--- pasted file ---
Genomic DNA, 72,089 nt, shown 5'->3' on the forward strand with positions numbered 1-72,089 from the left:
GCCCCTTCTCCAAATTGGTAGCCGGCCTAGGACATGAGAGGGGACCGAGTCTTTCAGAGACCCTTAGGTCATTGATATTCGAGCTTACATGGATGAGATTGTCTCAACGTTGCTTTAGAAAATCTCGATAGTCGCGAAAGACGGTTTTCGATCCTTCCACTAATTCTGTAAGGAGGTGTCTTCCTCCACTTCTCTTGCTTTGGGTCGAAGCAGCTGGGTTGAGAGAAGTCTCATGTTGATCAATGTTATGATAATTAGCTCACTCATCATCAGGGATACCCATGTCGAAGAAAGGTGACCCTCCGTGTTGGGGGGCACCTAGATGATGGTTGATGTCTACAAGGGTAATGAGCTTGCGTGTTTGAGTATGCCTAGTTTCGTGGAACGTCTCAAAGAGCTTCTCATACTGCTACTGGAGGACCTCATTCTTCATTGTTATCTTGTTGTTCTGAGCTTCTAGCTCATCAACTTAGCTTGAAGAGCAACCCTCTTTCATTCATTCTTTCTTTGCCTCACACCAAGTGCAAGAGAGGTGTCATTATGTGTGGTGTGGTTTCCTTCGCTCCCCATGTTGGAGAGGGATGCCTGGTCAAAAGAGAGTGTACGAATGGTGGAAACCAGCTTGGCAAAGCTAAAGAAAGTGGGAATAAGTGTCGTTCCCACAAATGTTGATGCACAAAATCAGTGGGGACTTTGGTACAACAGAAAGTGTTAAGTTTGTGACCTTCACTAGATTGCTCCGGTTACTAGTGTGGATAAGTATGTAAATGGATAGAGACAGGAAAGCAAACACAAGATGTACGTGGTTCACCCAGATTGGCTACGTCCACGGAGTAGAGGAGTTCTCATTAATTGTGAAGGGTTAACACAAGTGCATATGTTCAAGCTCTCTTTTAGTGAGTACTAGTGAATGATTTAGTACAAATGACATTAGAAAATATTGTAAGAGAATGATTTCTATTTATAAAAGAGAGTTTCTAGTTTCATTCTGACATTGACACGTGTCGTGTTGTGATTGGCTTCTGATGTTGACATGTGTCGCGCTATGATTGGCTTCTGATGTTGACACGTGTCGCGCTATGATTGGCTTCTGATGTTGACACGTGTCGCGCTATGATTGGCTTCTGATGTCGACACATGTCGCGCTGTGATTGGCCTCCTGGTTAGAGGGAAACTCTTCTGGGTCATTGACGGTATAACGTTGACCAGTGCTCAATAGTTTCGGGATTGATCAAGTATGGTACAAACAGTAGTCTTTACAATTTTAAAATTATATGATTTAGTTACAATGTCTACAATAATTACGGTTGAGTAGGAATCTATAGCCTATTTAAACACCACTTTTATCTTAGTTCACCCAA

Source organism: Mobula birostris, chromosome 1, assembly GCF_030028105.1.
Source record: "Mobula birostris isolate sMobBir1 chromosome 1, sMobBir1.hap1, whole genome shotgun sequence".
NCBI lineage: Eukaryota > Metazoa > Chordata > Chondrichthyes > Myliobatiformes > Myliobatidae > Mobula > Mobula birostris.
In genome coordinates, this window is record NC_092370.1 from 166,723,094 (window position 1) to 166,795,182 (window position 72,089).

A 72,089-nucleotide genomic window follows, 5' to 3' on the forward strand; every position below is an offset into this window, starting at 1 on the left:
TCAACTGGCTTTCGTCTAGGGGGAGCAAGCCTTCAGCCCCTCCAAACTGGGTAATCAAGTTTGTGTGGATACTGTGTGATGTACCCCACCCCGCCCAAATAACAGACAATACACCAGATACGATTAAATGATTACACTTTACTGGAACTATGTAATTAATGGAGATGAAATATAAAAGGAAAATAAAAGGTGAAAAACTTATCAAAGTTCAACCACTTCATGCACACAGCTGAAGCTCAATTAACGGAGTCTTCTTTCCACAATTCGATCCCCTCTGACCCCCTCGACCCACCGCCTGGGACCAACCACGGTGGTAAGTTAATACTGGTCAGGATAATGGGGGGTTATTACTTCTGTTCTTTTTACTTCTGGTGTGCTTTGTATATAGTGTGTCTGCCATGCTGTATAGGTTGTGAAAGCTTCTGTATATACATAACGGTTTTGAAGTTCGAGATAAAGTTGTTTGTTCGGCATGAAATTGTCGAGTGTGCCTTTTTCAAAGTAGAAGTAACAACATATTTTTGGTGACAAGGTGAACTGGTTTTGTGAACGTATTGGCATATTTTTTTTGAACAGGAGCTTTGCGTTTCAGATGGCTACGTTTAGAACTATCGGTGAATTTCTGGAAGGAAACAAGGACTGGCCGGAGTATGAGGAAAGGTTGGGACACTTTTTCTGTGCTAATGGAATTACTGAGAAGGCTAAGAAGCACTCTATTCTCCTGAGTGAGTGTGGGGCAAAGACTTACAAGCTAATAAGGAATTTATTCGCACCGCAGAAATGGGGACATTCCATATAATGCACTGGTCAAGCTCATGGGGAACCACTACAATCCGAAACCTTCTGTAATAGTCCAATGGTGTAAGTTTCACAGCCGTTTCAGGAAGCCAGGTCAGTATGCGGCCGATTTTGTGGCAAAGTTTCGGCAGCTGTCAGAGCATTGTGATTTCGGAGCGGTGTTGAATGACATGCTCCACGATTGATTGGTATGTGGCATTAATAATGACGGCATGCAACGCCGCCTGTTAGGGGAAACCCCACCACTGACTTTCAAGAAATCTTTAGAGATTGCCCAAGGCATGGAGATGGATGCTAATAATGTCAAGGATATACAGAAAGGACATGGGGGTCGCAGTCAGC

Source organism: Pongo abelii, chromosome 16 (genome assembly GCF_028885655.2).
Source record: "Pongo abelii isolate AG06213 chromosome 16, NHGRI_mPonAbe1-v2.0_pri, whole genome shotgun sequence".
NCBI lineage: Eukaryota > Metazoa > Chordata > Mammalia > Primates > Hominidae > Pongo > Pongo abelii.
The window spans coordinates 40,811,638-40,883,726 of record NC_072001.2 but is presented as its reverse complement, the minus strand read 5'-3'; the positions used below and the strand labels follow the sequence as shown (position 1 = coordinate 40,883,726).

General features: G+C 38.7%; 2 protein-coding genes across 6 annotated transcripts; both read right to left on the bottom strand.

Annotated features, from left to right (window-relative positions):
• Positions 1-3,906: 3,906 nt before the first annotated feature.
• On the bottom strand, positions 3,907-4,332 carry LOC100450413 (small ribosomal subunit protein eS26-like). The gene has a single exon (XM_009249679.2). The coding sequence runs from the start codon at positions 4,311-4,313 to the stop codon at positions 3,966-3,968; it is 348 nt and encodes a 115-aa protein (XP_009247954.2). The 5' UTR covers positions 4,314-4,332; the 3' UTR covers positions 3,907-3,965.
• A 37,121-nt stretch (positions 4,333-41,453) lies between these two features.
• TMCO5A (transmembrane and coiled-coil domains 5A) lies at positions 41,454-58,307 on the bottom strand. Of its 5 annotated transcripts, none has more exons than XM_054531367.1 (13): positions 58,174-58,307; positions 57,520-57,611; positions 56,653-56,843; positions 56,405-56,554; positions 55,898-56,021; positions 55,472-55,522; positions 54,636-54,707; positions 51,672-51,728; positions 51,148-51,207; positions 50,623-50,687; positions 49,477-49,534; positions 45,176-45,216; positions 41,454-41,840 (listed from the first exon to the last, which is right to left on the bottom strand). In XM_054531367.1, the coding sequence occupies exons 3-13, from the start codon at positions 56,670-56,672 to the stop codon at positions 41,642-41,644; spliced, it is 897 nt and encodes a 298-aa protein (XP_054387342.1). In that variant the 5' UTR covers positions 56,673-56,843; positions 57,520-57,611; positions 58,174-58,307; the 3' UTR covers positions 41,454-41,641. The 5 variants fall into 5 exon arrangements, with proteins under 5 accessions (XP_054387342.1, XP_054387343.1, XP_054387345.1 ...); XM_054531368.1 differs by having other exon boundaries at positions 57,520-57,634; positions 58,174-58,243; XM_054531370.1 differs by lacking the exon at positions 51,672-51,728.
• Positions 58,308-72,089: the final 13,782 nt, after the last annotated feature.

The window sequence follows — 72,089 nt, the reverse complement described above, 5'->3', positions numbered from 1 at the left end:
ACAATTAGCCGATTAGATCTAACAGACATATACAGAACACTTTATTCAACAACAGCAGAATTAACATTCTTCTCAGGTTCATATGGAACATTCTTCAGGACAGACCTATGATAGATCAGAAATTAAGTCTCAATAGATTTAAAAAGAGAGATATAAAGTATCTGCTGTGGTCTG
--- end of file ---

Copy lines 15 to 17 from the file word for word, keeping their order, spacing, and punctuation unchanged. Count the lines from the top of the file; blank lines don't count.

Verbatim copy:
• Positions 1-3,906: 3,906 nt before the first annotated feature.
• On the bottom strand, positions 3,907-4,332 carry LOC100450413 (small ribosomal subunit protein eS26-like). The gene has a single exon (XM_009249679.2). The coding sequence runs from the start codon at positions 4,311-4,313 to the stop codon at positions 3,966-3,968; it is 348 nt and encodes a 115-aa protein (XP_009247954.2). The 5' UTR covers positions 4,314-4,332; the 3' UTR covers positions 3,907-3,965.
• A 37,121-nt stretch (positions 4,333-41,453) lies between these two features.